Gantz: World must unite to prevent Iran from getting nuclear arms

Defense chief says Tehran ‘continuing to ignite the region with instability,’ as it ramps up uranium enrichment in breach of nuclear deal

Defense Minister Benny Gantz visits the Atlit naval base in northern Israel on January 5, 2021. (Screen capture)
Defense Minister Benny Gantz visits the Atlit naval base in northern Israel on January 5, 2021. (Screen capture)

Defense Minister Benny Gantz on Tuesday urged greater international efforts to counter Iran, after the Islamic Republic ramped up uranium enrichment to levels that breach curbs on its nuclear program.

“We know that Iran is continuing to ignite the region with instability and chose to raise enrichment to 20 percent. Iran is a global and regional challenge and we too have our eyes open,” Gantz said in a video statement.

He added: “Everyone needs to join together in the fight against Iran, its regional terror activities and the threat of its nuclear armament.”

Gantz spoke as he toured the training base of the navy’s elite Shayetet 13 commando unit in northern Israel.

“Today I’m visiting the navy and its elite units… which operate in every space, close or far, above the water or below it,” he said, praising the “great work” of the soldiers.

Centrifuge machines in the Natanz uranium enrichment facility in central Iran, November 5, 2019. (Atomic Energy Organization of Iran via AP, File)

Gantz issued a similar appeal on Monday, vowing that Israel would prevent Iran from obtaining nuclear weapons.

“The entire world must step up its pressure, and we must ensure that the defense establishment has the resources needed so that we can be prepared to deal with Iran as necessary on all fronts. We are working with many partners on all fronts and we must continue this trend,” he said.

Prime Minister Benjamin Netanyahu likewise said Israel wouldn’t allow Iran to develop nuclear arms and said its decision to increase uranium enrichment to 20 percent proves Tehran is seeking an atomic bomb.

Earlier Tuesday, Iran confirmed it was enriching uranium to 20% at the underground Fordo facility, well beyond the threshold set by its 2015 nuclear deal with major powers.

The UN’s International Atomic Energy Agency (IAEA) verified the move.

A satellite image from September 15, 2017, of the Fordo nuclear facility in Iran. (Google Earth)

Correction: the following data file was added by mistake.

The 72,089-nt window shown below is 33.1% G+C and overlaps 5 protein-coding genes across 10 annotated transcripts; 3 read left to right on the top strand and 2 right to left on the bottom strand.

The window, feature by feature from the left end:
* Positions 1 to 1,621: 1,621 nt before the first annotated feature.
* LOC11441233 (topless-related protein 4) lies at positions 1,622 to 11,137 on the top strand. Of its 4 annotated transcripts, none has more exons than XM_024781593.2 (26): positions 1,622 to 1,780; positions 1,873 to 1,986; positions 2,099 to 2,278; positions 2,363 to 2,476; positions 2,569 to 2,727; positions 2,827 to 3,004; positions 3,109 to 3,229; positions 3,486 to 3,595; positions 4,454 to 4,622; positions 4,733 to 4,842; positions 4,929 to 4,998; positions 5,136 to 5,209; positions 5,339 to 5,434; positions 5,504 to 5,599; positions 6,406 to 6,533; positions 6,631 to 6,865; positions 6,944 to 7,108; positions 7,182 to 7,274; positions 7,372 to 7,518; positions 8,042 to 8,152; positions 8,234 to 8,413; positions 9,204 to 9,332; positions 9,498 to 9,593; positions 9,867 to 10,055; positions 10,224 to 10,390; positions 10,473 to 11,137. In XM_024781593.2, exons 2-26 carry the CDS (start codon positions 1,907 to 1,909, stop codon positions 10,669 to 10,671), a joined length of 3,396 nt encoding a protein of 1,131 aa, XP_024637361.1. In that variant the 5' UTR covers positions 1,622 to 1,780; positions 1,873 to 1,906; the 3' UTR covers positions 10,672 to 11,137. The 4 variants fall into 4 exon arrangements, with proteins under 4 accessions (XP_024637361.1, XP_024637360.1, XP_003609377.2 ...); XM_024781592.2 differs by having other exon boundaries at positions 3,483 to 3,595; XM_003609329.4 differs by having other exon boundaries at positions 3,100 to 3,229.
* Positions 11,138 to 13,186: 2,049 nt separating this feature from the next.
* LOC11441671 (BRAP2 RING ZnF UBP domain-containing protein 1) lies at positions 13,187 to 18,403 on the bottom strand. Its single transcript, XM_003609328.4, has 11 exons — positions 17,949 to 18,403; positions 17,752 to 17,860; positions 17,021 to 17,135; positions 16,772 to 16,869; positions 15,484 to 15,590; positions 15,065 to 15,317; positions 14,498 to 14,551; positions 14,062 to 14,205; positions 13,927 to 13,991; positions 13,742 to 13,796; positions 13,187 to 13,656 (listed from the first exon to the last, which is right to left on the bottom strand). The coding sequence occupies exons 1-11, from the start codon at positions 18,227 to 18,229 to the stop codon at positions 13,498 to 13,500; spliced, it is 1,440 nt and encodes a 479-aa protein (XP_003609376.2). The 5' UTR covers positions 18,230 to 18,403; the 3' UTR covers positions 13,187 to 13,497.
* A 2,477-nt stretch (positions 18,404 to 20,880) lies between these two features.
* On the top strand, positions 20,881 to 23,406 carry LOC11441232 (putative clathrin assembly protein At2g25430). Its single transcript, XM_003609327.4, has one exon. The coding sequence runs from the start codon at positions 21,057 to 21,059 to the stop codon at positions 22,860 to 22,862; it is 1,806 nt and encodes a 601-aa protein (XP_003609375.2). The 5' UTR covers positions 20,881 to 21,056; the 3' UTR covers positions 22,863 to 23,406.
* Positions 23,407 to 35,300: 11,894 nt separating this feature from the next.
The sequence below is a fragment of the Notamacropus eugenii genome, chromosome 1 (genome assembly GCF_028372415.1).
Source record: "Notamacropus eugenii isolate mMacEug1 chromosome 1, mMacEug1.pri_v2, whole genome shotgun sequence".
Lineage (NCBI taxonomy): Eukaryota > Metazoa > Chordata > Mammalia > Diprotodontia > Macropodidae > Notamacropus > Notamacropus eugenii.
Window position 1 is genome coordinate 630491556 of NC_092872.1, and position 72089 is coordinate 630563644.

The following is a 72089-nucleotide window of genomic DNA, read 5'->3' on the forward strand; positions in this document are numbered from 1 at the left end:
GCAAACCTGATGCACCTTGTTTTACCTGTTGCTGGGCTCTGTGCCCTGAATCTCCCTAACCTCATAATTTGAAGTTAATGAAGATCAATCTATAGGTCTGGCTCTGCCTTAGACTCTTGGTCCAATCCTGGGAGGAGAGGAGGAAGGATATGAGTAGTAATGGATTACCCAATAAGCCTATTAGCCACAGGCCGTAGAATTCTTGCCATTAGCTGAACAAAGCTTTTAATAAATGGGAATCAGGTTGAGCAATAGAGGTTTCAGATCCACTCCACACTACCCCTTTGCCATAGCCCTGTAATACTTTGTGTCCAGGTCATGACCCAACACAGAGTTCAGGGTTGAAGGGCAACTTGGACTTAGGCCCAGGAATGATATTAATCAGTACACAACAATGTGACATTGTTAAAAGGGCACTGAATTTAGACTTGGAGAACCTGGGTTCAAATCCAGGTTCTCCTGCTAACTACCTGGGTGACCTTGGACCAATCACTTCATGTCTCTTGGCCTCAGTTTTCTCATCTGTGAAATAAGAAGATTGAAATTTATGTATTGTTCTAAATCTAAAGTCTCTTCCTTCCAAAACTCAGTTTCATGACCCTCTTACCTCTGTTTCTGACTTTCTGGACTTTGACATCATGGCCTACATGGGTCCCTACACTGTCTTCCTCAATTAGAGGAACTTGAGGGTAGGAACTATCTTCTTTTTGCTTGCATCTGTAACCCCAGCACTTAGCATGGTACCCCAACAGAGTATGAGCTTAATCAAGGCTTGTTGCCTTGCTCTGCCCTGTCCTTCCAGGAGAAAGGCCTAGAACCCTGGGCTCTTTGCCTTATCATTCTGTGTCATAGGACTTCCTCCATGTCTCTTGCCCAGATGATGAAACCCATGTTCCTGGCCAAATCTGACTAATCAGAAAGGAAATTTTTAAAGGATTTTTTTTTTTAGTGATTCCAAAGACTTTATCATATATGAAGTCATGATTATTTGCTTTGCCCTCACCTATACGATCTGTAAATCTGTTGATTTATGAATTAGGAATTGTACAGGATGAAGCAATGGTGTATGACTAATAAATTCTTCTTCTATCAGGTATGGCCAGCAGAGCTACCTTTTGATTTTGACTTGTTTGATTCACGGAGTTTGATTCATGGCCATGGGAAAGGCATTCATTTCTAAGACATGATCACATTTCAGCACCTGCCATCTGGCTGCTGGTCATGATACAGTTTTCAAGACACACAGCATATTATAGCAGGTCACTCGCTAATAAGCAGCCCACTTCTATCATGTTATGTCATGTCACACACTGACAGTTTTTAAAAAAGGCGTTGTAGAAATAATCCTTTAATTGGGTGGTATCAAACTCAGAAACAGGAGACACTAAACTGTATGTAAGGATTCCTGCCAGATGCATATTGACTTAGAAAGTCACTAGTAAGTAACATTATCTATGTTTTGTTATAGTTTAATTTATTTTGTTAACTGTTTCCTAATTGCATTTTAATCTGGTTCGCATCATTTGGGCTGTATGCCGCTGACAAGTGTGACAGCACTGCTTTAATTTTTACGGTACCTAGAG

It was the most striking violation yet of Iranian commitments under the landmark deal, a process it started in 2019 in response to US President Donald Trump’s dramatic withdrawal from the accord the previous year.

Announcing the move on Monday, government spokesman Ali Rabiei said President Hassan Rouhani had ordered the enrichment “in recent days” in line with a law passed last month by the conservative-dominated parliament.

Foreign Minister Mohammad Javad Zarif tweeted that “we resumed 20% enrichment as legislated by our parliament,” adding that the IAEA had been “duly notified.”

He stressed that Tehran took the step “after years of non-compliance” by other parties and that “our measures are fully reversible upon FULL compliance by ALL.”

The step comes less than three weeks before the end of the presidency of Trump, who has sought to economically punish and diplomatically isolate Iran with a “maximum pressure” campaign, including tough sanctions.

In this April 9, 2018 file photo, released by an official website of the office of the Iranian Presidency, President Hassan Rouhani listens to explanations on new nuclear achievements at a ceremony to mark “National Nuclear Day,” in Tehran, Iran.(Iranian Presidency Office via AP, File)

The outgoing US administration deplored Iran’s plan to step up uranium enrichment, while the European Union said it marked a “considerable departure” from the deal.

Uranium enriched to 20% is far below the 90% needed to construct nuclear bombs, but the jump from 20% to 90% is rather quick compared to the work needed to move from 4% to 20%.

Since the assassination in late November of Iranian nuclear physicist Mohsen Fakhrizadeh, which Iran has blamed on Israel, hardliners in Tehran pledged a response and parliament passed a controversial law calling for the production and storage of “at least 120 kilograms per year of 20% enriched uranium” and to “put an end” to the IAEA inspections intended to check that the country is not developing an atomic bomb.

The Iranian government opposed the initiative, which was also condemned by the other signatories to the accord who called on Tehran not to “compromise the future.”

Quoted by the government’s website, Iranian government spokesman Rabiei said that the administration’s stance toward the law is clear, “but the government considers itself bound to carry out the law.”

Agencies contributed to this report.

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